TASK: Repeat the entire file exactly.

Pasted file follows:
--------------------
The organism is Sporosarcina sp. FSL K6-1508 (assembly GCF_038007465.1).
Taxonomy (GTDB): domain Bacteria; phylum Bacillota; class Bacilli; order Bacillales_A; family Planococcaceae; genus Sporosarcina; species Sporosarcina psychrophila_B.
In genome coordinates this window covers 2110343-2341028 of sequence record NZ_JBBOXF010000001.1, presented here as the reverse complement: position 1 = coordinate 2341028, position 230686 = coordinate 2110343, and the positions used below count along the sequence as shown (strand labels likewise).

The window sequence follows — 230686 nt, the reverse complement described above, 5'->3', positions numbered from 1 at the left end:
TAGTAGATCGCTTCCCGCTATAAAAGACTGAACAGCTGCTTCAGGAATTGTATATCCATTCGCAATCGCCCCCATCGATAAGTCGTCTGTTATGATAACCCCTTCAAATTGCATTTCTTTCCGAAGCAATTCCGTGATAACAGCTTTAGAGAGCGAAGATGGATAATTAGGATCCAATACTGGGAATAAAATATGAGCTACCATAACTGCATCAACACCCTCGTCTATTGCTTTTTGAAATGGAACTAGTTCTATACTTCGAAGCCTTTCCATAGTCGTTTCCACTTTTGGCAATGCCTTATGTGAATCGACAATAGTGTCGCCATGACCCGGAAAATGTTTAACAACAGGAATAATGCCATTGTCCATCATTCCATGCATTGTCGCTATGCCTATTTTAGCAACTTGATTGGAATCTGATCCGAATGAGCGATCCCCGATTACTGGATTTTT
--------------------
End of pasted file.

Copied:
The organism is Sporosarcina sp. FSL K6-1508 (assembly GCF_038007465.1).
Taxonomy (GTDB): domain Bacteria; phylum Bacillota; class Bacilli; order Bacillales_A; family Planococcaceae; genus Sporosarcina; species Sporosarcina psychrophila_B.
In genome coordinates this window covers 2110343-2341028 of sequence record NZ_JBBOXF010000001.1, presented here as the reverse complement: position 1 = coordinate 2341028, position 230686 = coordinate 2110343, and the positions used below count along the sequence as shown (strand labels likewise).

The window sequence follows — 230686 nt, the reverse complement described above, 5'->3', positions numbered from 1 at the left end:
TAGTAGATCGCTTCCCGCTATAAAAGACTGAACAGCTGCTTCAGGAATTGTATATCCATTCGCAATCGCCCCCATCGATAAGTCGTCTGTTATGATAACCCCTTCAAATTGCATTTCTTTCCGAAGCAATTCCGTGATAACAGCTTTAGAGAGCGAAGATGGATAATTAGGATCCAATACTGGGAATAAAATATGAGCTACCATAACTGCATCAACACCCTCGTCTATTGCTTTTTGAAATGGAACTAGTTCTATACTTCGAAGCCTTTCCATAGTCGTTTCCACTTTTGGCAATGCCTTATGTGAATCGACAATAGTGTCGCCATGACCCGGAAAATGTTTAACAACAGGAATAATGCCATTGTCCATCATTCCATGCATTGTCGCTATGCCTATTTTAGCAACTTGATTGGAATCTGATCCGAATGAGCGATCCCCGATTACTGGATTTTT